Make the existing model obsolete

Make the Existing Model Obsolete
Radical changes are happening to encourage more cycling in the City of London

Today I want to use the example of shifting journeys in London away from private motor vehicle use to cycling and pedestrians to illustrate the opportunities and challenges inherent in human behaviour, as illustrated by this quote:

“You never change things by fighting the existing reality.
To change something, build a new model that makes the existing model obsolete.”

Buckminster Fuller

As a society we are gradually recognising the need for radical change in how we look at transportation, driven by the climate crisis. As Kathryn Sheridan pointed noted on a recent #WhatComesNext.Live show, what comes next is “we fry”. Incremental change isn’t enough, yet change has been incremental over the last decade as the modern world is so wedded to the car.

In London, the pandemic has forced rapid acceleration of this shift in transportation and due to necessity. Before the pandemic and lockdown London was still a city with massive amounts of private cars driving in and through it. As a resident of the centre of London, it was such a pleasure to breathe cleaner air and have more quiet during lockdown, but what comes next now we seek for people to go back to something close to normal, including travelling to work and otherwise around the city?

What comes next when we need to not just make incremental changes, but to “make the existing model obsolete”?

First, due to the need for social distancing, public transport in London simply cannot transport anywhere near the same number of people to work anymore, so a big part of what comes next is a radical shift towards more journeys being done by cycling and walking. This infographic clearly illustrates both the challenge and the huge opportunity.

Emergency Low-Traffic Neighborhoods

London needs 5x more journeys to be made by walking and 10x more journeys by cycling.

This is such a radical need that we do indeed need to “make the existing model obsolete”

So, what is happening on the ground here in London?

Well, the picture at the top of this post (and the article linked with it) shows that in the City of London, they are radically shifting more towards eliminating vehicle traffic in the “square mile”. Of course, due to the unique nature of “the City”, it is not truly a “one person one vote” democracy, so they can move fast.

Now, outside of the City, each London borough is, working with (but not reporting to) the Mayor’s office, looking to move as fast as they can towards changing towards more, yet of course they are lead by elected politicians, so they are moving fast by their standards, but always with an eye on the next election.

So, noting the political element, now factor in that, as change is beginning to happen, resistance is present, particularly in areas not in the very centre of London (where car use is already low, often due to traffic congestion being so high that it is normally quicker to get around on the tube or bus than a car anyway!).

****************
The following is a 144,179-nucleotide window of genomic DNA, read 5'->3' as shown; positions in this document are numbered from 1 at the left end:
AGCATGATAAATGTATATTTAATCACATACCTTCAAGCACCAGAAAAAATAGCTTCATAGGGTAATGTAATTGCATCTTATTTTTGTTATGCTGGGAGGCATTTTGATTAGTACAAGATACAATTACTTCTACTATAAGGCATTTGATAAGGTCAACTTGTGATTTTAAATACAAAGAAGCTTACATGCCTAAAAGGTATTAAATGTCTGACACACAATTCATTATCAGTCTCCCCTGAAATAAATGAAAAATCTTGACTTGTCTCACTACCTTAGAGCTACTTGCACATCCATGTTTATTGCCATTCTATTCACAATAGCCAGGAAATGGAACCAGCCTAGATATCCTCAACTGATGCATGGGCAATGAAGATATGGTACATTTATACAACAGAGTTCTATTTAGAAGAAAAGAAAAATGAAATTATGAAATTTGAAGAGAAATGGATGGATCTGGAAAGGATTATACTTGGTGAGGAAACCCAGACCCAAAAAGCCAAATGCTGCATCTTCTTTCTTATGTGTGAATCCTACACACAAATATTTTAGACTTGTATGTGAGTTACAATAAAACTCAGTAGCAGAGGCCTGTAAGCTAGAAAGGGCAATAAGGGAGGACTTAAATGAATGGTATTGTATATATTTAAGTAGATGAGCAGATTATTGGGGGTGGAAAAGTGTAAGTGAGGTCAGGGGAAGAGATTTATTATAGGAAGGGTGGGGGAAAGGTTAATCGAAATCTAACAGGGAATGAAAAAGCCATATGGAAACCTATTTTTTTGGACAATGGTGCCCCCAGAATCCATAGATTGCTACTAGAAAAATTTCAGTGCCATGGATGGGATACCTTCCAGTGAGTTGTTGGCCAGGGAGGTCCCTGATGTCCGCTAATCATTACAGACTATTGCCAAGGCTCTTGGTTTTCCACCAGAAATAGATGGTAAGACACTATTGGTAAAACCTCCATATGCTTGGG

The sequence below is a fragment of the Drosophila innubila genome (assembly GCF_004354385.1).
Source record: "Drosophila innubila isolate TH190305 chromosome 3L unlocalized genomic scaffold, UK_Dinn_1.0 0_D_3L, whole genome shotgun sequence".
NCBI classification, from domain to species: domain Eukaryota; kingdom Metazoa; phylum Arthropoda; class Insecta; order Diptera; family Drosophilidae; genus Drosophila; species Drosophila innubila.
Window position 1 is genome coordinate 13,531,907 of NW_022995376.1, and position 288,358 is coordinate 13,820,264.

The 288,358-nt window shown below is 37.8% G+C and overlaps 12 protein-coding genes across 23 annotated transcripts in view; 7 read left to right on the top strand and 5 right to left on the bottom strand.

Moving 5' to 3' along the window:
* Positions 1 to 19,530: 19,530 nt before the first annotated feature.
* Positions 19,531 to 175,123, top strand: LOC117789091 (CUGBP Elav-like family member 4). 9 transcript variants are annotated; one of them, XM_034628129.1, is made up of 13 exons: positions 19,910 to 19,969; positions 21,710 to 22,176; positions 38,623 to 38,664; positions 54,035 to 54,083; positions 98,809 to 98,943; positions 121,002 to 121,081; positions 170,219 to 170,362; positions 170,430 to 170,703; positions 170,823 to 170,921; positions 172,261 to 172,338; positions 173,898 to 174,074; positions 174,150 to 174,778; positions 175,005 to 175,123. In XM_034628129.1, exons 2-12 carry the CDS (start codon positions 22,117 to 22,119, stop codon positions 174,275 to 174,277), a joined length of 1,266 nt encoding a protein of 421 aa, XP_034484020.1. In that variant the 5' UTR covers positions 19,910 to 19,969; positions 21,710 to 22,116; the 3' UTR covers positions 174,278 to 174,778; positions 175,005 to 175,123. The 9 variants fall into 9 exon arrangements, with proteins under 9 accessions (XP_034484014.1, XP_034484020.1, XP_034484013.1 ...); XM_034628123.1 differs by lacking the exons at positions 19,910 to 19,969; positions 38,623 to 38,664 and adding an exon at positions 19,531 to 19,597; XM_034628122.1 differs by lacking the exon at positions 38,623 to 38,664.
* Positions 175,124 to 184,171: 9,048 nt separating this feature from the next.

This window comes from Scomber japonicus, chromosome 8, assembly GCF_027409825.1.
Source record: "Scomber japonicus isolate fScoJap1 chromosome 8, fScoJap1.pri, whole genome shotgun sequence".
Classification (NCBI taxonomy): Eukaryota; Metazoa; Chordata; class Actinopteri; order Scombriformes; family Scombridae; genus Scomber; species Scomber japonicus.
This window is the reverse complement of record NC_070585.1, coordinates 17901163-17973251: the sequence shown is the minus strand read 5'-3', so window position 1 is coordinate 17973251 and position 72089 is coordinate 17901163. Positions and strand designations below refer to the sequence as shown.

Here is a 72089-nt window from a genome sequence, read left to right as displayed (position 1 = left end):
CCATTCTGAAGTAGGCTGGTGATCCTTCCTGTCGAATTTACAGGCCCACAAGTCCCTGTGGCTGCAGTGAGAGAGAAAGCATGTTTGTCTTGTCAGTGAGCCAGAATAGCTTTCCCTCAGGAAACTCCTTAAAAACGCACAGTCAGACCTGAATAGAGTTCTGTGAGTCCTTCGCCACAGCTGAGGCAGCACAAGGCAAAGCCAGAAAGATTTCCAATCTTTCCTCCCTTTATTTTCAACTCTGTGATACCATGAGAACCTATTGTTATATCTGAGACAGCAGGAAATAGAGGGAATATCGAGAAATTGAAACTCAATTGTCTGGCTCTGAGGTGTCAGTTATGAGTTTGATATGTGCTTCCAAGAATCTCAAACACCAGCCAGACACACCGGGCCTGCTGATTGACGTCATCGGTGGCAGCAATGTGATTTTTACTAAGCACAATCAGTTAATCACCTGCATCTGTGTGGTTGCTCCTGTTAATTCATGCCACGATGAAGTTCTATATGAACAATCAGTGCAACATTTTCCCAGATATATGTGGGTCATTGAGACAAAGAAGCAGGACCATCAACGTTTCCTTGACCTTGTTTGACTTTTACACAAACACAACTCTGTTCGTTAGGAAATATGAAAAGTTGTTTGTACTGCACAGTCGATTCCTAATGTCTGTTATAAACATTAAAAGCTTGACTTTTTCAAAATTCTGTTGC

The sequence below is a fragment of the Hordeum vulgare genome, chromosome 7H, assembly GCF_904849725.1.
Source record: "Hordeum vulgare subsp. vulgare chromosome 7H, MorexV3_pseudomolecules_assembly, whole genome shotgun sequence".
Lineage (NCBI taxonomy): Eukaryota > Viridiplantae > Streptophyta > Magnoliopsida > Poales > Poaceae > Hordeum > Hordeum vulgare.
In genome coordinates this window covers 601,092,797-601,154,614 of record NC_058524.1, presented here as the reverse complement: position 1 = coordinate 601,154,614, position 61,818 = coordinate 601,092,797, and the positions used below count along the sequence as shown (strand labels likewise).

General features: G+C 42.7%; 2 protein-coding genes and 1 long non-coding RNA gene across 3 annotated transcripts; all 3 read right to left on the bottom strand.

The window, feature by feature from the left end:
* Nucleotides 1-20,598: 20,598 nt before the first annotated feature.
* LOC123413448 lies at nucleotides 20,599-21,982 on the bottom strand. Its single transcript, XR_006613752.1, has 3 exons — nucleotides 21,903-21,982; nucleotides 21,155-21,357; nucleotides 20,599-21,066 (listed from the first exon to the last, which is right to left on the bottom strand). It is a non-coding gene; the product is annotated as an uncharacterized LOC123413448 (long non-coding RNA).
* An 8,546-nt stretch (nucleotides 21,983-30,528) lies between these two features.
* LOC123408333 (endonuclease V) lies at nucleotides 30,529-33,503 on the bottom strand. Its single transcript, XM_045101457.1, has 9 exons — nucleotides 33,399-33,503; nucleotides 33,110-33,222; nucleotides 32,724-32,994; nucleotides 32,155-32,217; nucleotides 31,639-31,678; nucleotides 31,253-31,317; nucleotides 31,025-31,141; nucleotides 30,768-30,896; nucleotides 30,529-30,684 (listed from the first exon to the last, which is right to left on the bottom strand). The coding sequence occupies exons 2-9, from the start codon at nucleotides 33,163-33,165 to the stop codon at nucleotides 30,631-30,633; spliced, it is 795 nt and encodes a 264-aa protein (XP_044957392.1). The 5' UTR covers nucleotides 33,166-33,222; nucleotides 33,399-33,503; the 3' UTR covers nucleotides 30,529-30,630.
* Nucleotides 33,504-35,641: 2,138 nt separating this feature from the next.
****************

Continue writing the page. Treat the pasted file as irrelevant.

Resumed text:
As an example, this week I allowed myself to engage with the maelstrom that is an online neighbourhood community site, where a very active discussion was going on about new “LTNs” (Low Traffic Neighbourhoods), with many furious car owners in the next ring out from the centre (Zone 2 and 3 of the London transport map) complaining about how it is suddenly now harder to use a car to get around.

These LTNs are being put in, as per the infographic, all over London, with residential roads being closed to prevent commuters and other motorists “rat running” to avoid main roads that are, yes, also now more congested as cycling superhighway infrastructure has been augmented in recent months to favour cyclists more. Yes, this is making car journeys slower and cycling and walking much, much easier. Oh, and I do now own a car in London as well as using public transport and cycling, so I have first hand experience of all of this.

Back to the online converations and the angry motorist. In brief, their argument starts out at the level of “but closing these roads makes traffic intolerable”, but underneath it all is that they are retaining belief that car use is not only inevitable, but a right.

In engaging with this online conversation, I attempted to engage at the level of asking a question not of each individual, but at a societal level, of “why does anyone need a car?”, in other words, asking the fundamental question of how we get around and how our individual choices impact the collective of society.

Yes, I fully understand and recognise that some do need cars for various reasons, but, for the reasons stated above, we as humanity must act on reducing private vehicle use (“what comes next is we fry”, remember?) and, more immediately, London must move far more journeys to cyclists and pedestrians. The need is real and present.

Now, the City of London Corporation is moving fast, perhaps as they are not a conventional democracy. Beyond “the City”, things are moving more slowly, but perhaps this is not the time, perhaps this is the time for radical change, for brave leadership to give the people what they need, even if it not what they (yet) know they need.

I leave you again with the Buckminster Fuller quote, then with two famous quotes from leaders who gave us two of the greatest innovations of the last century, the iPhone and, yes, the car.

“You never change things by fighting the existing reality.
To change something, build a new model that makes the existing model obsolete.”

Buckminster Fuller

“If I had asked people what they wanted, they would have said faster horses.”

Henry Ford

“It’s really hard to design products by focus groups. A lot of times, people don’t know what they want until you show it to them.”

Steve Jobs

Also published on Medium.